A brand new quarterly ‘bookazine’ from Warners called ‘Smoke & Steam’ is published on 30th April. It features some of the most famous – and not so famous – routes, featuring locomotive legends. With in-depth articles, including a few Southern related, explaining some of the most important moments of Britain’s railway history from a variety of eras and regions, accompanied by rare or never-before printed photography.
The contents include:
Following the Flagman – Dover’s seafront railway – Paul Isles
Forgotten Railways – The Peak District mainline – Graham Nicholas
Iconic stations: Exploring Salisbury – Graham Muspratt
Travelling in style: The Cornish Riviera Express – Adrian Vaughan
Mallard: A Pictorial Journey – Tony Wright
Semaphore Signalling – Why the GWR was different – Mike Romans
There’s only one Edinburgh Waverley – Ian Lamb
Restoring an SR Merchant Navy – Graham Muspratt
Goods locomotives of Buckingham – Tony Gee
Moving Into BR – the GWR becomes the Western Region – Mike Romans
Modelling coal and how to weather a locomotive – Phil Parker
Available digitally or on high-quality paper, Smoke & Steam should make an ideal coffee table companion.
It will be on sale from 30th April – you can pre-order your copy here. Initially, this bookazine will only be available mail order, but once things start to return to normal in the news trade, it should be appearing in good newsagents.
Despite including my articles, having had the opportunity to review some of the excellent other contributors articles from which I have already learnt new things (everyday is a school day) I think it will be a cracking publication.
Hornby have today announced their forthcoming range for 2021. The highlights from a Southern Railway perspective being new versions of the Merchant Navy’s with diecast bodies and Hornby Dublo branding, new Maunsell catering vehicles and a long awaited completely new tooled Ganywayed bogie luggage vans.
R30005 – K&SER A1 class 0-6-0T No.3 “Bodiam” in K&ESR Blue livery as carried between May 1901 and the early 1930s. [Q3]
R30006 – BR 0-6-0T No. 32646 A1X class “Terrier” in BR unlined black with British Railways with no coal rails in SR sunshine lettering (as gained on the Isle of Wight when numbered W8) and new BR number in Gills Sans as she carried after returning from the Isle of Wight in August 1949 until approximately December 1951. [Q3]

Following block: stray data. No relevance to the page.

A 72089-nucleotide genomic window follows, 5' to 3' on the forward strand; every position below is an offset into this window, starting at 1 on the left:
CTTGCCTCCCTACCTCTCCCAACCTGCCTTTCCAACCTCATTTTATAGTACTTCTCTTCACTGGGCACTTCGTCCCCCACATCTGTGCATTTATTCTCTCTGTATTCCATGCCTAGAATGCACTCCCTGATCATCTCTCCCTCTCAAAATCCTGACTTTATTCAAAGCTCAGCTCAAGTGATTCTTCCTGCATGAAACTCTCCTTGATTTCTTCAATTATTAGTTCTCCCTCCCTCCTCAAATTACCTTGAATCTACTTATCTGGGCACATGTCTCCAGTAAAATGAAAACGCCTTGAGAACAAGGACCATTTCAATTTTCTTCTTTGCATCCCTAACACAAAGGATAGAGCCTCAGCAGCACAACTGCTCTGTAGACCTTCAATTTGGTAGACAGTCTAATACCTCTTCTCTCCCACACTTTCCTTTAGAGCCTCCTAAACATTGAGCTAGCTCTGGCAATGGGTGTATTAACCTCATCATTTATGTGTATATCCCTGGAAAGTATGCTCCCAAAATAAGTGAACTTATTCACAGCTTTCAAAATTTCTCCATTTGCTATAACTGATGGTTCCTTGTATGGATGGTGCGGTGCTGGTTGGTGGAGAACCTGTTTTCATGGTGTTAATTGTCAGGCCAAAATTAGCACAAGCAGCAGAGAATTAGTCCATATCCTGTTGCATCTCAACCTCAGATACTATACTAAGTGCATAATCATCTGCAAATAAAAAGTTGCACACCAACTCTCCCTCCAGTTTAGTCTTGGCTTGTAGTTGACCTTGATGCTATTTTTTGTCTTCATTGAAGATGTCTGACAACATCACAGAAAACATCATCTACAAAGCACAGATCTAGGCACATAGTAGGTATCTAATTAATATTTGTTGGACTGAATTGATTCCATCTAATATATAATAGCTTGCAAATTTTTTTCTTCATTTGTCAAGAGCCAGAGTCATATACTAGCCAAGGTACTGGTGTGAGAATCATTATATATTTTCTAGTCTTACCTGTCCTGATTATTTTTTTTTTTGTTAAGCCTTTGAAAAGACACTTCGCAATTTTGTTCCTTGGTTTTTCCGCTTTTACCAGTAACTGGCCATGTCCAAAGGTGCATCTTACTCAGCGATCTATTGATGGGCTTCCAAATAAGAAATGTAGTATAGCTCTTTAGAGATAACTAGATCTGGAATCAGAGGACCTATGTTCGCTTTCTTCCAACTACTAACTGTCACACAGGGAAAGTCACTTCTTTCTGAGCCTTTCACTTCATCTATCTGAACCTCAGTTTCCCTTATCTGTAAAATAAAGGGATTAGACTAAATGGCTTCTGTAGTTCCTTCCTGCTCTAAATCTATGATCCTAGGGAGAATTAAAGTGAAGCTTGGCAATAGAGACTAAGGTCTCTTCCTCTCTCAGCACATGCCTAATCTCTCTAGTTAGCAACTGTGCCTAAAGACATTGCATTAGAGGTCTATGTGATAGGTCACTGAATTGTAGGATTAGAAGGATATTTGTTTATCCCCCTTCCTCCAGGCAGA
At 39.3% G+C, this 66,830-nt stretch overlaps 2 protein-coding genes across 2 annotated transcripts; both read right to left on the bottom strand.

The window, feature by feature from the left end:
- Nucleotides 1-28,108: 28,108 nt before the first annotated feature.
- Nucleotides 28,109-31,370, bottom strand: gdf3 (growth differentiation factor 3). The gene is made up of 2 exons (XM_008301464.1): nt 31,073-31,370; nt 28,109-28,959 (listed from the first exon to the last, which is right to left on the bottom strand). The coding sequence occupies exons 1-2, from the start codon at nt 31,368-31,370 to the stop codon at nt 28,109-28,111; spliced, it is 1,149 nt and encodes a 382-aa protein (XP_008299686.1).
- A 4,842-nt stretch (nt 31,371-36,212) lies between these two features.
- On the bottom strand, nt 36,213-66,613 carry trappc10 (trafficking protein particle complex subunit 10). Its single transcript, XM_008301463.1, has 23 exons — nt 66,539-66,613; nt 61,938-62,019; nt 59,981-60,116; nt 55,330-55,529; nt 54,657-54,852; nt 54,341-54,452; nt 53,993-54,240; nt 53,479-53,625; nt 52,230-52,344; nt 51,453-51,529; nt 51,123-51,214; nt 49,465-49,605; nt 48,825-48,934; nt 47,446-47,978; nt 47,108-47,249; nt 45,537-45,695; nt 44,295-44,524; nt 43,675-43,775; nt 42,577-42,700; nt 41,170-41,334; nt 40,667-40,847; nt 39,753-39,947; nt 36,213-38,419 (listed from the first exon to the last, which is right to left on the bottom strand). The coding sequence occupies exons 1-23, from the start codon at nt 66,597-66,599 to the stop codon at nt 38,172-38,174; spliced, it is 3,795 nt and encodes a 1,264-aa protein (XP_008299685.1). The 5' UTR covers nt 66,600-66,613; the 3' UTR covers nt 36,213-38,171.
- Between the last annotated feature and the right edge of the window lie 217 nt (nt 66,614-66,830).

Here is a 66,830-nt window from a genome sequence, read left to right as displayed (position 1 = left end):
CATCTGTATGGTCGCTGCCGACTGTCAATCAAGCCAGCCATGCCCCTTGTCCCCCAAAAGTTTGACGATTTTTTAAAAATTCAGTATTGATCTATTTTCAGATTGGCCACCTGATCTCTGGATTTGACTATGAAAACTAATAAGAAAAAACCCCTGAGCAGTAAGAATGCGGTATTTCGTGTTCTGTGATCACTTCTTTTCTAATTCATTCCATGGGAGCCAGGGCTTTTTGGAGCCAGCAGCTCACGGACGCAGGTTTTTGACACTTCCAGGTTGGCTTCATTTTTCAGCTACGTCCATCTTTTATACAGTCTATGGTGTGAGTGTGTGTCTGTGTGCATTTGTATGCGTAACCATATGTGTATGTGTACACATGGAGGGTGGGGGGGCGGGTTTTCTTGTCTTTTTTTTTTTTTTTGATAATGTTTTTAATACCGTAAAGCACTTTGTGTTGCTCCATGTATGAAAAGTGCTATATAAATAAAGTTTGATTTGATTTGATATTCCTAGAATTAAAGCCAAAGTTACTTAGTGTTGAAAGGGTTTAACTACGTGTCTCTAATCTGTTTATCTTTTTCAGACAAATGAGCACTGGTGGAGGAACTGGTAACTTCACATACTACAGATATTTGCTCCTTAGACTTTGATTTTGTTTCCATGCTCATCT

R30008 – BR 0-6-0T No. 32640 A1X class “Terrier” in BR lined black and early crest and no coal rails as she was following a general repair at Eastleigh in March 1951 and subsequently working on the Hayling Island branch. [Q3]
R3866 – BR 4-6-2 No. 34051 “Sir Winston Churchill” Battle of Britain class with cut down tender in BR lined green with late emblem and speedometer fitted. As she ran from January 1960 and into preservation. Railway Museum collection. [Q1]
R3861 – BR BR 4-6-2 No. 35017 “Belgian Marine” Merchant Navy class in BR Green and early crest, no front fairing and black nameplate as she ran between March 1953 and being rebuilt in March 1957
R3970 – Hornby Dublo – BR 4-6-2 No. 35016 “Elders Fyffes” Merchant Navy Class in British Railways Malachite Green with Sunshine lettering as she carried between May 1949 and April 1950 (although at this time she retained the front fairings) – Die Cast body [Q3]
Additional new tooled locomotives for 2021 include the LNER 2-8-2 P2 Class in both original and rebuilt form and a brand new BR 2-10-0 9F class. The A1 and A3 classes get an upgrade with die cast running plates. The only diesel or electric new tooling is a new industrial shunter in the form of the Ruston and Hornsby 88DS (the big brother to the previously released 48DS). The BR Standard 6MT “Clan’s” also reappear.
2021 sees new tooling for both the Maunsell Diagram 2652 Dining Saloon Thirds and their conversions in July 1947 to Third / Composite Dining Saloons to Diagram 2658.